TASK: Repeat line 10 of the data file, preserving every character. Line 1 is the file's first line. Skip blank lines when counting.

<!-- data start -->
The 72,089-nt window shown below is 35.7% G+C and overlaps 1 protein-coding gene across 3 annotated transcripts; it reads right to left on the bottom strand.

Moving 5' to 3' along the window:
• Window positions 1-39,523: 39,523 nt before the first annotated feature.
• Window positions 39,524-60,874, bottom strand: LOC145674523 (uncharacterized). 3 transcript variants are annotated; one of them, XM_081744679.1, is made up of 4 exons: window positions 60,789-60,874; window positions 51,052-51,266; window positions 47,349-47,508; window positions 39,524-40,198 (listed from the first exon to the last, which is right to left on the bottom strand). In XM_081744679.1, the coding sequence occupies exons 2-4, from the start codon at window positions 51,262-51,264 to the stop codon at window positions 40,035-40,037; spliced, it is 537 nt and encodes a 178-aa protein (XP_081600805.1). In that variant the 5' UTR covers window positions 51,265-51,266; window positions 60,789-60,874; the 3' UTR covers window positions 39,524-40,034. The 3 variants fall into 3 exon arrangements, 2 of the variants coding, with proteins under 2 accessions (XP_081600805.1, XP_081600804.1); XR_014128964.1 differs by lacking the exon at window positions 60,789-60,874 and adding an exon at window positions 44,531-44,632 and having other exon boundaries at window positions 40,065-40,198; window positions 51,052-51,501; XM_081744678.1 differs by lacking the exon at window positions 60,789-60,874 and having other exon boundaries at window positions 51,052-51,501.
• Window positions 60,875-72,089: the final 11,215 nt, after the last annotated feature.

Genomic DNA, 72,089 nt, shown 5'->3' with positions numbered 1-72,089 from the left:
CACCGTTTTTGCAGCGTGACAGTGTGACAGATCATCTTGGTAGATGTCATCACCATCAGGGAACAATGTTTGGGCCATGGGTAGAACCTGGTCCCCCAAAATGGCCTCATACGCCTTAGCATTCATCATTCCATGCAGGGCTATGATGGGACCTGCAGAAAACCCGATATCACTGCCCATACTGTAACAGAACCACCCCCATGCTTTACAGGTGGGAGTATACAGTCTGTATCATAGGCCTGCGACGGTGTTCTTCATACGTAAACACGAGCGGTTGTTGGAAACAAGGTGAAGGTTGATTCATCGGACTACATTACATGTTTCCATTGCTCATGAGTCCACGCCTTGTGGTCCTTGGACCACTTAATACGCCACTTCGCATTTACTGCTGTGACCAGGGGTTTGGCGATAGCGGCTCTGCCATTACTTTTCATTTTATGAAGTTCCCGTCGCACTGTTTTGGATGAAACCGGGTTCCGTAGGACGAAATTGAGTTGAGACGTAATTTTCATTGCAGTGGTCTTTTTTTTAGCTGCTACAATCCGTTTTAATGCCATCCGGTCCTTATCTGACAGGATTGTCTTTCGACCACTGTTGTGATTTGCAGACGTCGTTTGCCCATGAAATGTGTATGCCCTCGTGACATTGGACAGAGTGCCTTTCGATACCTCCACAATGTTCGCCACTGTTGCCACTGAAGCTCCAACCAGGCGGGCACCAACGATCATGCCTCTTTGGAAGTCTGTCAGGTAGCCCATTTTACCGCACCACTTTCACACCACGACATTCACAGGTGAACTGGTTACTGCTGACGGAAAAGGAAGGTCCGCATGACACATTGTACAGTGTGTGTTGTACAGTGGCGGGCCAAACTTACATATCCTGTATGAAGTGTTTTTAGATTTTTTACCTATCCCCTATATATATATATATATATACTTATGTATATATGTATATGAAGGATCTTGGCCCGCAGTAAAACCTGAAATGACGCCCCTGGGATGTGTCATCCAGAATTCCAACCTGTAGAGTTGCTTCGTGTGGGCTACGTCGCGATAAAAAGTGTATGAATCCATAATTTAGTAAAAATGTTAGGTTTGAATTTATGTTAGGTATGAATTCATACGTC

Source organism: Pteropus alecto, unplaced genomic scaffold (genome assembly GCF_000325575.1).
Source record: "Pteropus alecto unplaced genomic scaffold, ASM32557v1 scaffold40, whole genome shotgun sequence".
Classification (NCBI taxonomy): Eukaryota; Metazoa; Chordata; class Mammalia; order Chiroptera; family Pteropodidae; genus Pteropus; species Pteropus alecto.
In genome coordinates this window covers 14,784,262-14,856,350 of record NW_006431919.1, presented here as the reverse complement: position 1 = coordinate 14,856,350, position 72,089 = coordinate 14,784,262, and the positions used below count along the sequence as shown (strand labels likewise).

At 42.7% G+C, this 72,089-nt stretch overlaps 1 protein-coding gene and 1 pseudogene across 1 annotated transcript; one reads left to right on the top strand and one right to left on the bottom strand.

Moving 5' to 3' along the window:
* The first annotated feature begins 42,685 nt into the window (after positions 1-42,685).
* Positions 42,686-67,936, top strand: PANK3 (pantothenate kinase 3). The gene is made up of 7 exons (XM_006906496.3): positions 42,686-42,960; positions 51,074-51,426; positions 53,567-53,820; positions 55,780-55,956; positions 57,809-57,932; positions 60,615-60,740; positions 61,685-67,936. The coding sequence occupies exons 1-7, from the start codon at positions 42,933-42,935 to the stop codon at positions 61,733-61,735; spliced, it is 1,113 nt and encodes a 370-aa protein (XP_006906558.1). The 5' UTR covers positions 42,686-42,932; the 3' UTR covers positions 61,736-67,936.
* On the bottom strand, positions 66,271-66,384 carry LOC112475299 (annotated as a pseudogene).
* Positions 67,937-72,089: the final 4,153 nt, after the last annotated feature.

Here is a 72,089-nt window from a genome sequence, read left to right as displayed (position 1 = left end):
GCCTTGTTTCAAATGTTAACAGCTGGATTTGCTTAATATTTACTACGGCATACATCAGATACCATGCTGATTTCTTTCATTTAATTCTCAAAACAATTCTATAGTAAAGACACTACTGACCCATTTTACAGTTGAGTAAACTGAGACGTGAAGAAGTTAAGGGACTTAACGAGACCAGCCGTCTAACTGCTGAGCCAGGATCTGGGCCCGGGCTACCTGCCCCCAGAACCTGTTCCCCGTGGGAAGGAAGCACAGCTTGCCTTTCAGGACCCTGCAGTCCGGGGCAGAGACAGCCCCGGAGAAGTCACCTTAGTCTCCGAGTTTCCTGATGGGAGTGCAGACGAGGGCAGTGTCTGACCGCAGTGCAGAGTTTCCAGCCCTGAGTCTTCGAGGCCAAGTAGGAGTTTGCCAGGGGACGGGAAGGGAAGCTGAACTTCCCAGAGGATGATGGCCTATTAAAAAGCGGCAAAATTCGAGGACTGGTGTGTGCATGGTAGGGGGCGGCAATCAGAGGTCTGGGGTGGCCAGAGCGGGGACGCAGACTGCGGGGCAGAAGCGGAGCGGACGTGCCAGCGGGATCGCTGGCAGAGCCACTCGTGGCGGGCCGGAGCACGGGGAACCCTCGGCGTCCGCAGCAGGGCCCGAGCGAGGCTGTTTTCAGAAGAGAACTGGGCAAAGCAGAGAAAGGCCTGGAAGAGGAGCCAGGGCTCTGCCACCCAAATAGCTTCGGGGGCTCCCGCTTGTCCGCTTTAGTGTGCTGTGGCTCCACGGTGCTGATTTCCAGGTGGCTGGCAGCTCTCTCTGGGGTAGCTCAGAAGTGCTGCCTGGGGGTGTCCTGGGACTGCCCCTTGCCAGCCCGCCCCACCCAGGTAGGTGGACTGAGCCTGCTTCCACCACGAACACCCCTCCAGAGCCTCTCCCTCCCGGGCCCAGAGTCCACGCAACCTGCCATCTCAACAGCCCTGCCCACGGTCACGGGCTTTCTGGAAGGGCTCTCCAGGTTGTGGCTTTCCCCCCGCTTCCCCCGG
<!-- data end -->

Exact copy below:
Classification (NCBI taxonomy): Eukaryota; Metazoa; Chordata; class Mammalia; order Chiroptera; family Pteropodidae; genus Pteropus; species Pteropus alecto.